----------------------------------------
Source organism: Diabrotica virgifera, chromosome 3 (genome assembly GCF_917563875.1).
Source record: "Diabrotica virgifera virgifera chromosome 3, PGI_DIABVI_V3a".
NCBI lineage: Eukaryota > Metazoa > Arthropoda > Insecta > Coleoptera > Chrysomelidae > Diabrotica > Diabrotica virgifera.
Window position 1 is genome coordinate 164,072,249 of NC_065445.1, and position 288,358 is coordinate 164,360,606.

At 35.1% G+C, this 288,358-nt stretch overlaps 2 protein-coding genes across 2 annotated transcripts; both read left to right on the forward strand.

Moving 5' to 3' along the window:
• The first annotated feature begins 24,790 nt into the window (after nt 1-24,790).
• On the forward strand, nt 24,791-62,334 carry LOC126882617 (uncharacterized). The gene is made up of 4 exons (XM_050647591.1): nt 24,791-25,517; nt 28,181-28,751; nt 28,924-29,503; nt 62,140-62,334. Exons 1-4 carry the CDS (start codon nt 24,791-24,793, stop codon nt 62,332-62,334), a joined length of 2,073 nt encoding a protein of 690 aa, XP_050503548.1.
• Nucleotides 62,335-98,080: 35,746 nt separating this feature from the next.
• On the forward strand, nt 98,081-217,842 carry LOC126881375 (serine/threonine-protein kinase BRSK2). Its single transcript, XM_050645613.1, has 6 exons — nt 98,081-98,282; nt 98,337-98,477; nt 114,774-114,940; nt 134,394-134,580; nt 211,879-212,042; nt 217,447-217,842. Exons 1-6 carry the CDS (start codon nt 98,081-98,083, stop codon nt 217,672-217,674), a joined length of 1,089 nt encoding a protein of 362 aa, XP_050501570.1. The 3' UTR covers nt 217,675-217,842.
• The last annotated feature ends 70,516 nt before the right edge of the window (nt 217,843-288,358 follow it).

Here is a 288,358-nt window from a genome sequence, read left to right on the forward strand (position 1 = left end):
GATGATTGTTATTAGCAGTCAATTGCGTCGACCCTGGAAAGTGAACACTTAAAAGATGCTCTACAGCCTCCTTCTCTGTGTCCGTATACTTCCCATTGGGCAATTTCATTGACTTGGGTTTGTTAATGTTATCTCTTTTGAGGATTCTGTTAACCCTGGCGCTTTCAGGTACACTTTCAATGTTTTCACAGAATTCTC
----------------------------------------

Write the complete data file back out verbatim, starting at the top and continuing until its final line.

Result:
Source organism: Diabrotica virgifera, chromosome 3 (genome assembly GCF_917563875.1).
Source record: "Diabrotica virgifera virgifera chromosome 3, PGI_DIABVI_V3a".
NCBI lineage: Eukaryota > Metazoa > Arthropoda > Insecta > Coleoptera > Chrysomelidae > Diabrotica > Diabrotica virgifera.
Window position 1 is genome coordinate 164,072,249 of NC_065445.1, and position 288,358 is coordinate 164,360,606.

At 35.1% G+C, this 288,358-nt stretch overlaps 2 protein-coding genes across 2 annotated transcripts; both read left to right on the forward strand.

Moving 5' to 3' along the window:
• The first annotated feature begins 24,790 nt into the window (after nt 1-24,790).
• On the forward strand, nt 24,791-62,334 carry LOC126882617 (uncharacterized). The gene is made up of 4 exons (XM_050647591.1): nt 24,791-25,517; nt 28,181-28,751; nt 28,924-29,503; nt 62,140-62,334. Exons 1-4 carry the CDS (start codon nt 24,791-24,793, stop codon nt 62,332-62,334), a joined length of 2,073 nt encoding a protein of 690 aa, XP_050503548.1.
• Nucleotides 62,335-98,080: 35,746 nt separating this feature from the next.
• On the forward strand, nt 98,081-217,842 carry LOC126881375 (serine/threonine-protein kinase BRSK2). Its single transcript, XM_050645613.1, has 6 exons — nt 98,081-98,282; nt 98,337-98,477; nt 114,774-114,940; nt 134,394-134,580; nt 211,879-212,042; nt 217,447-217,842. Exons 1-6 carry the CDS (start codon nt 98,081-98,083, stop codon nt 217,672-217,674), a joined length of 1,089 nt encoding a protein of 362 aa, XP_050501570.1. The 3' UTR covers nt 217,675-217,842.
• The last annotated feature ends 70,516 nt before the right edge of the window (nt 217,843-288,358 follow it).

Here is a 288,358-nt window from a genome sequence, read left to right on the forward strand (position 1 = left end):
GATGATTGTTATTAGCAGTCAATTGCGTCGACCCTGGAAAGTGAACACTTAAAAGATGCTCTACAGCCTCCTTCTCTGTGTCCGTATACTTCCCATTGGGCAATTTCATTGACTTGGGTTTGTTAATGTTATCTCTTTTGAGGATTCTGTTAACCCTGGCGCTTTCAGGTACACTTTCAATGTTTTCACAGAATTCTC